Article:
Illinois is one of the country's largest coal producing states. The industry brings in billions of dollars each year and gives jobs to hundreds of people.
"Most of the coal mines are in Central and Southern Illinois in towns that would be generally economically-depressed were it not for that industry."
But environmental groups are questioning why such a profitable business is getting more than $20 million a year in state aid. The report points out the coal industry does make a lot of money, but not a lot of it goes directly to the state.
So, Illinois taxpayers are actually spending more than what comes back in return. But, Phil Gonet of the Illinois Coal Association says the report doesn't tell the whole story.
"The ripple effect that it has for the economy in the local communities where these coal mines are is just incredibly large and none of those figures were counted in this."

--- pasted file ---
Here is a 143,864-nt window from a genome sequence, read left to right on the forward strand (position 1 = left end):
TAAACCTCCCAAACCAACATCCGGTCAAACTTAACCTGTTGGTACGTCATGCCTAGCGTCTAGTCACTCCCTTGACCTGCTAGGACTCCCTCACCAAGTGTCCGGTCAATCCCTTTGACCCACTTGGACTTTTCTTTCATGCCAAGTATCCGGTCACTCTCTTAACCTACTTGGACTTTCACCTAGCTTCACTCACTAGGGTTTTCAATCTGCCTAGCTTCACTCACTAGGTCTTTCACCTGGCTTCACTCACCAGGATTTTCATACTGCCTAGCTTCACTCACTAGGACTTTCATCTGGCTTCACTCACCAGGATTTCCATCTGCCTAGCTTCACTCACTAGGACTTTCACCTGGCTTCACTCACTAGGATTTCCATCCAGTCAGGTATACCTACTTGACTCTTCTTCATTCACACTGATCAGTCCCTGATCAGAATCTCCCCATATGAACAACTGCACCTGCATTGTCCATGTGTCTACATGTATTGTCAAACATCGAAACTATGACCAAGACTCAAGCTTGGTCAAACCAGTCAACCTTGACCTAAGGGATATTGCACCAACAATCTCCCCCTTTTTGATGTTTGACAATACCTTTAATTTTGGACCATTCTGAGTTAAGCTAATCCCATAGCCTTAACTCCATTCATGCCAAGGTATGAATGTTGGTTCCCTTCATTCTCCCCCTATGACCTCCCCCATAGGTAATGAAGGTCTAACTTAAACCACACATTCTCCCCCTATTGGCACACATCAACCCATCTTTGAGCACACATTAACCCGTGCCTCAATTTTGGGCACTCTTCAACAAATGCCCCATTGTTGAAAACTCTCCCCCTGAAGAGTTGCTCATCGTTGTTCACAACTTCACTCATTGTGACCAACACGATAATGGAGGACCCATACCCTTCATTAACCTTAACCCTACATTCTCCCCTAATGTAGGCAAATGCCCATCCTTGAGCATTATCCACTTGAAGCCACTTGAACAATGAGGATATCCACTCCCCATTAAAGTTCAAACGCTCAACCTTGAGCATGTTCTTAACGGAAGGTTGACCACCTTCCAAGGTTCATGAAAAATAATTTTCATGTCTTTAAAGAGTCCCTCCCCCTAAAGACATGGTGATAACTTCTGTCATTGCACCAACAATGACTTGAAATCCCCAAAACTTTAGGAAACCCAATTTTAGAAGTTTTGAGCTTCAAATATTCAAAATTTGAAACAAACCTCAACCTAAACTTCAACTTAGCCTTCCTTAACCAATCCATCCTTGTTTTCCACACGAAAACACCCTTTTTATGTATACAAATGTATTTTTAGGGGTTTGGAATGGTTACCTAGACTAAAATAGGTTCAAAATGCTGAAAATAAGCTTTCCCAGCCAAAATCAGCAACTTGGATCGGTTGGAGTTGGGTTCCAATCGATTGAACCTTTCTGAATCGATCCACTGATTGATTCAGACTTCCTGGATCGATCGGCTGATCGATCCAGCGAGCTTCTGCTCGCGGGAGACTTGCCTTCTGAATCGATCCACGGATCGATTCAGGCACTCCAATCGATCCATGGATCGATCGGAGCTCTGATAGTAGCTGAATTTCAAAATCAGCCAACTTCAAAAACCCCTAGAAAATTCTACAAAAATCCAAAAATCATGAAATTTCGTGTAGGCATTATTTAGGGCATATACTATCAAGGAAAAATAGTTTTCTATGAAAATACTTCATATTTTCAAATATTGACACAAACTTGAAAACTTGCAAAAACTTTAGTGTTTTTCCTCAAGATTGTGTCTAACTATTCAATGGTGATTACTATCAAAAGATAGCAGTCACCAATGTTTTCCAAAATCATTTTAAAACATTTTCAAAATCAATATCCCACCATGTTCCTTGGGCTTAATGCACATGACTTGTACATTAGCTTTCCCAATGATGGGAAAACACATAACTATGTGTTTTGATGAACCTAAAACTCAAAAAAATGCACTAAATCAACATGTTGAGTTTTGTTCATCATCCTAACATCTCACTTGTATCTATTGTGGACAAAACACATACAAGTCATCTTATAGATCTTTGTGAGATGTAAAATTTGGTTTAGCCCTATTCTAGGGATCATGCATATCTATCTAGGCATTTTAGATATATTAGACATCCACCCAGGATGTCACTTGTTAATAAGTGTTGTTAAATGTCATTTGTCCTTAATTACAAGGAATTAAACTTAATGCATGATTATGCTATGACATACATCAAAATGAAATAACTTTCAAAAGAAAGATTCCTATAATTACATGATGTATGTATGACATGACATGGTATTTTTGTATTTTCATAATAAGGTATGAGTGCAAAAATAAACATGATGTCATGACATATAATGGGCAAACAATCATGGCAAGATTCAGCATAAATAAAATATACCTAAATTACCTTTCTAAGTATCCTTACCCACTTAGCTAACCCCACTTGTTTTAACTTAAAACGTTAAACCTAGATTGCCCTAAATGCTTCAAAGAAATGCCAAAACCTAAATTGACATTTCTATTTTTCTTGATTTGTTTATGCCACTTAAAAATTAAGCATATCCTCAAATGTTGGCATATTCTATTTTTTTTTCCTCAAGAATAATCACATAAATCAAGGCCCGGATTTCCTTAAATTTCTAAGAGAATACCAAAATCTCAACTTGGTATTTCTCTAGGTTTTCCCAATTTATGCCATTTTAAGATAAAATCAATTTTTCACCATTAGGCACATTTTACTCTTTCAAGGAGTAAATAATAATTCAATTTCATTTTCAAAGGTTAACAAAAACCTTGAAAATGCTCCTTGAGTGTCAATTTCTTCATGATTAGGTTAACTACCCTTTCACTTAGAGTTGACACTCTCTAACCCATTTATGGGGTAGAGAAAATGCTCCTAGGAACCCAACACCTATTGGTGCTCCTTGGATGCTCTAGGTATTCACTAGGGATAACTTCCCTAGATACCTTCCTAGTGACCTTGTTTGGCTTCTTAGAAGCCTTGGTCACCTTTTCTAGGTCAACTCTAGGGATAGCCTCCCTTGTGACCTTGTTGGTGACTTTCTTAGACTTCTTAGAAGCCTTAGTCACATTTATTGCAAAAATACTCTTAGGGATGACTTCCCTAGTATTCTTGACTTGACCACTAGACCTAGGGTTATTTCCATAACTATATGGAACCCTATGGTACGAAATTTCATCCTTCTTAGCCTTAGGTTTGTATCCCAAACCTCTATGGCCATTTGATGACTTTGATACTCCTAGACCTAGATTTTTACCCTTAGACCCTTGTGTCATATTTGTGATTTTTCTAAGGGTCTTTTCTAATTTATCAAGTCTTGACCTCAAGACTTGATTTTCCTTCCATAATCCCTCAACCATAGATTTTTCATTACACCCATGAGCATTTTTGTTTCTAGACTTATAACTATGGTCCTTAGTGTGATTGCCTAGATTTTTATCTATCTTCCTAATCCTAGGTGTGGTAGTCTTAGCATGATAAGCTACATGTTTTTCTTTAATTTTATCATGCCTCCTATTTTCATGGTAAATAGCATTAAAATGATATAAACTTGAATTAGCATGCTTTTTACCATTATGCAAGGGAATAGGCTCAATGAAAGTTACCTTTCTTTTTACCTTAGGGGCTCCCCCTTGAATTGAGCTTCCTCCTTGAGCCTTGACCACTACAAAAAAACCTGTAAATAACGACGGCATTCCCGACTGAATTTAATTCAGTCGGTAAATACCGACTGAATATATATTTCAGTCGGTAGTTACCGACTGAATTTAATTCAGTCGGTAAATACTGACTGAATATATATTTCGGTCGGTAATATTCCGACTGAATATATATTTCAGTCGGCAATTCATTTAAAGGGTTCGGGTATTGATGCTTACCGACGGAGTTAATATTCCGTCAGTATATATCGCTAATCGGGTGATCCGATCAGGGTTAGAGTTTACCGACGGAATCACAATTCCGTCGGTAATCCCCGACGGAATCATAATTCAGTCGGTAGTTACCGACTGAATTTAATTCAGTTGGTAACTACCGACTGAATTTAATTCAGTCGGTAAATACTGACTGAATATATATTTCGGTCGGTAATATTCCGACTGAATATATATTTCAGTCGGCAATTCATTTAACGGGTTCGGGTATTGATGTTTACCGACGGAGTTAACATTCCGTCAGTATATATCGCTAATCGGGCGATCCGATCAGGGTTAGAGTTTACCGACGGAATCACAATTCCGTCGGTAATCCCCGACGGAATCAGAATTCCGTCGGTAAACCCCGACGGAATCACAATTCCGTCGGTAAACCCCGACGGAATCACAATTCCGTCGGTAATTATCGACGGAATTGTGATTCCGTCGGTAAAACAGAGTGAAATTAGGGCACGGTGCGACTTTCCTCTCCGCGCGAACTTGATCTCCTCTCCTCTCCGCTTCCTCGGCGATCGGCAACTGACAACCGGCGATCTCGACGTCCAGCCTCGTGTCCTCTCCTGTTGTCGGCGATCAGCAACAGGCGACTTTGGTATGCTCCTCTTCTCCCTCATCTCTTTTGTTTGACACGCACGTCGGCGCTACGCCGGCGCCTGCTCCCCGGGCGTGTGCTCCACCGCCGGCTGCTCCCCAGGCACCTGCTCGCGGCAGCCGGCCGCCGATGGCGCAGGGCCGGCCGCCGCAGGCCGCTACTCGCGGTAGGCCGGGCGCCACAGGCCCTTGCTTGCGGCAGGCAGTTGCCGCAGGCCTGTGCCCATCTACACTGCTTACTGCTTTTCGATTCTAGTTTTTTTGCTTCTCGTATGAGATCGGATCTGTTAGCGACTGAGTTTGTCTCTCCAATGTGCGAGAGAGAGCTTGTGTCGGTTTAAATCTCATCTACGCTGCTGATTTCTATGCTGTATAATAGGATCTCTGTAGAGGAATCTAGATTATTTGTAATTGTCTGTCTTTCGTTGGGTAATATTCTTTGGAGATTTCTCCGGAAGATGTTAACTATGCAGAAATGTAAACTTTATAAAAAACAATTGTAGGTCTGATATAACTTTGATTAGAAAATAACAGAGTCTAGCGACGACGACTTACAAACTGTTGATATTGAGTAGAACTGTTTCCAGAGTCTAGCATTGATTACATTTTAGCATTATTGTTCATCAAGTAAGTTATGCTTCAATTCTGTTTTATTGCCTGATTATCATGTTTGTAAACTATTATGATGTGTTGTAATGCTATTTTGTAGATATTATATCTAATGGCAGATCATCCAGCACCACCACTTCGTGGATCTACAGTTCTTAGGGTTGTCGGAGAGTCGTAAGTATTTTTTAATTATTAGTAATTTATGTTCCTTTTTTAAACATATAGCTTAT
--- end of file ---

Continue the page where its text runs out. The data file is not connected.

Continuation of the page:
He says, without the state's incentives, the coal industry would still exist in Illinois, but it would make it harder for new mines to start up and existing ones might have to slim down, making life harder for all of us.
"What are they going to do when there's no electricity?"
That's why Gonet says the $20 million is really a small price to pay.
"When you look at it in totality, it makes sense and the payback to the state is excellent."
The subsidies have helped coal mines in the area expand and put people back to work including Springfield, Carlinville and Meredosia.
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